Jerry Nixon on Windows: Comparing HTML5 to SL5

Jerry Nixon on Windows

Tuesday, September 13, 2011

Comparing HTML5 to SL5

This is a real gem of an article that outlines a core comparison between HTML5 and SL5.

Here’s how it opens:

The goal of this paper is to present an objective comparison between Silverlight 5 and HTML 5 (with: JavaScript / ECMAScript 5 + CSS3 + any required additional frameworks and APIs). We will only focus on some features: covering these technologies entirely would require a whole book. The main idea is to provide a guide to help you choose a technology as part of a planned project.

The good news is the SL remains a great choice.

And, here are the 7 parts I think LOB developers should read:

1. HTML 5 has no support for User Controls: HTML 5 does not offer any integrated solution for creating controls except basic copy/pasting of code. This is a big minus for business projects looking at industrializing their developments. We are far from the plethora of controls that can be simply referenced in Silverlight.

2. HTML 5 has no support for Databinding: In the land of HTML 5 there is nothing. This implies that HTML 5 is heading more towards the production of consumer websites where Silverlight 5 aims at business line type of applications. To do databinding in HTML 5, we will necessarily go through Javascript code to manually assign values ​​to controls and subscribe to events to retrieve the changed data. Some libraries exist (for example, you can use jQuery or Knockout) but nothing as effective (in terms of implementation and performance) as Silverlight.

3. HTML 5 has weak Threading Support: HTML5 has the concept of Web Workers, threads that are independent from the main thread (the one that displays and manipulates the DOM). For Silverlight, communication with other threads is done by calling methods and passing parameters (in fact, nothing special). Silverlight outperforms Web Workers on potential and tools but also in terms of control over the threads. The addition of future technologies such as Async Framework will add even more power to Silverlight.

4. HTML 5 has weak Web Service support: Regarding web services, Silverlight with Visual Studio allows us to make a simple [Add Reference]. It generates the local proxy to call a web service (WCF for example) using the HttpWebRequest. In Javascript, it is less easy because the tools are not (yet) available but it is still possible for example to use the AJAX framework. Otherwise you will have to write your own queries and handle the protocol. We must therefore recognize that Web Services/WCF & Silverlight offers a much easier implementation.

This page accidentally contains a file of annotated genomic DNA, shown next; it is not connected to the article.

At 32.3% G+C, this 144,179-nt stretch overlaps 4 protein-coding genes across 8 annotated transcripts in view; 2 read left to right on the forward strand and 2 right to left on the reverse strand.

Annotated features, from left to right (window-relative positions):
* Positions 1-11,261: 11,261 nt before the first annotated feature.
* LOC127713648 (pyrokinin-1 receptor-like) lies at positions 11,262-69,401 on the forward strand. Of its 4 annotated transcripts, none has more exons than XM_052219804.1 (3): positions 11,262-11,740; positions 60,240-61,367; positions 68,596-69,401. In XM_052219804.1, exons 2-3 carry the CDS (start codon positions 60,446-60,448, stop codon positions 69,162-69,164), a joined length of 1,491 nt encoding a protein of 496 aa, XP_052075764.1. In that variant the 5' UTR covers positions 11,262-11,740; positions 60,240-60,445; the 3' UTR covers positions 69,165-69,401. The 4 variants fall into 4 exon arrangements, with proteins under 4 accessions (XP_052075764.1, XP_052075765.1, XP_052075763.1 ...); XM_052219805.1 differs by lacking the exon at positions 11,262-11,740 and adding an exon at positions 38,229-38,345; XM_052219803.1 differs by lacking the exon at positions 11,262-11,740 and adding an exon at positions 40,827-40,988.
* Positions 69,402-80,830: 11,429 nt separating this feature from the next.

5. HTML 5 has weak Device Access support: Silverlight 5 provides access to the datastream from the camera or microphone. It can also send a print job controlling the drawing of each printed page. HTML 5 on the subject is currently a bit light in terms of access to the camera or microphone.On the topic of devices access, Silverlight 5 wins by a large margin (for now).

6. HTML 5’s Standard is Unfinished: One should not be lulled by the myth of absolute portability of HTML 5. For now, the standard is evolving and will not be completed until 2014 at best. During this time and certainly for a long time afterwards, the browsers will be trying to support the standard. Thus, it will force us to write more code than necessary sometimes for specific versions (besides there is a JavaScript library that facilitates this work modernizr).

7. HTML 5 protects IP, but not as well: A final important aspect lies in the protection of intellectual property. There are obfuscators for both technologies (for example this one for Javascript) but we can see that as a result of compilation, Silverlight (IL) is more difficult to reverse engineer. In addition the XAML is not directly exposed: it is easier to get the HTML (directly sent to the browser).

Read the whole article for yourself, here.

If I could throw in my 2 cents, I would add that we should all remember that HTML5 is really version1, while SL is version 5 and completely managed by Microsoft. As scary as that may sound, the reality is – infighting between browser manufacturers (which is inevitable) remains moot with SL. The power of data binding alone makes XAML-based applications a slam dunk for data-driven line-of-business apps.

Someday HTML 5 may be a better choice, but that’s someday and it may never come. Today, SL reigns. However, if you really are building line-of-business applications, consider WPF. If SL dwarfs HTML5, then WPF dwarfs SL – and they are both Managed Code and XAML-based. WPF has more controls, richer binding options, animation options, trigger options, and so much more. Take a look.

Note: Please read that I said line-of-business applications! General and public web sites are not the same story. Their needs for managing data, eventing and threading are far less. For those sites, do not ignore the reality of HTML 5. It is (and will grow more) powerful and is very likely your absolute better choice.